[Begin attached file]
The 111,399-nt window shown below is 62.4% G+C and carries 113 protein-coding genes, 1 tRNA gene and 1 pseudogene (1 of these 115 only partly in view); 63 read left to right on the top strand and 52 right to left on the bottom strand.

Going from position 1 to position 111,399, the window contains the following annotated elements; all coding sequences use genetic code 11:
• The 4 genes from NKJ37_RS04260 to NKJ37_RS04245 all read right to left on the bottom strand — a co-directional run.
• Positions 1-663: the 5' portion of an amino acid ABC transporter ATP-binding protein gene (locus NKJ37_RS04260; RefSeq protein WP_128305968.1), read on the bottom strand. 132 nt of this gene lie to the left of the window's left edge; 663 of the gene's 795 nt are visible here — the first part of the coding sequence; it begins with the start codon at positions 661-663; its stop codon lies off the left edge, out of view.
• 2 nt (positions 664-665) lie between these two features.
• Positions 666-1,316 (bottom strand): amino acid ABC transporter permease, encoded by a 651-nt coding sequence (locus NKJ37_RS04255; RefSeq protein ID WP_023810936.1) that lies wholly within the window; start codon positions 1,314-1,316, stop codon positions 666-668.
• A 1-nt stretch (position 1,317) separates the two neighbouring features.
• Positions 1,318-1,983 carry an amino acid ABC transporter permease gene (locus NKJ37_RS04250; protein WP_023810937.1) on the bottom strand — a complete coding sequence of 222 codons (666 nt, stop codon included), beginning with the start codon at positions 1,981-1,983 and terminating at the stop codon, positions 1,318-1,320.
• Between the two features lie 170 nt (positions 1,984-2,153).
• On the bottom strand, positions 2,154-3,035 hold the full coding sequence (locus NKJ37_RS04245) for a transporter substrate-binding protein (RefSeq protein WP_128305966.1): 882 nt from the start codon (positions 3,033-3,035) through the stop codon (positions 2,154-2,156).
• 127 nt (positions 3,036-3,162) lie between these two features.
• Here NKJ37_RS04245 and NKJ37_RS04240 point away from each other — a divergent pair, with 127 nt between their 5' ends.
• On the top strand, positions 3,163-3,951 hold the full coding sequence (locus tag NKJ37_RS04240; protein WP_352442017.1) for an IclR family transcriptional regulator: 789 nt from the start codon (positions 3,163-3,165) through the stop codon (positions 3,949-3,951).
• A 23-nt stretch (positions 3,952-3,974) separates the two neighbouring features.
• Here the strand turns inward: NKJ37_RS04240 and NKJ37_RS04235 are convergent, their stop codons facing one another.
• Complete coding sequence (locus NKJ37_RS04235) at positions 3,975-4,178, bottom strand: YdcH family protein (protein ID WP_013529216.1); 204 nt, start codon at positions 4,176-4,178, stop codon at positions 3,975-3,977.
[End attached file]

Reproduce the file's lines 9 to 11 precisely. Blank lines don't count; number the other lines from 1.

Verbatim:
• Between the two features lie 170 nt (positions 1,984-2,153).
• On the bottom strand, positions 2,154-3,035 hold the full coding sequence (locus NKJ37_RS04245) for a transporter substrate-binding protein (RefSeq protein WP_128305966.1): 882 nt from the start codon (positions 3,033-3,035) through the stop codon (positions 2,154-2,156).
• 127 nt (positions 3,036-3,162) lie between these two features.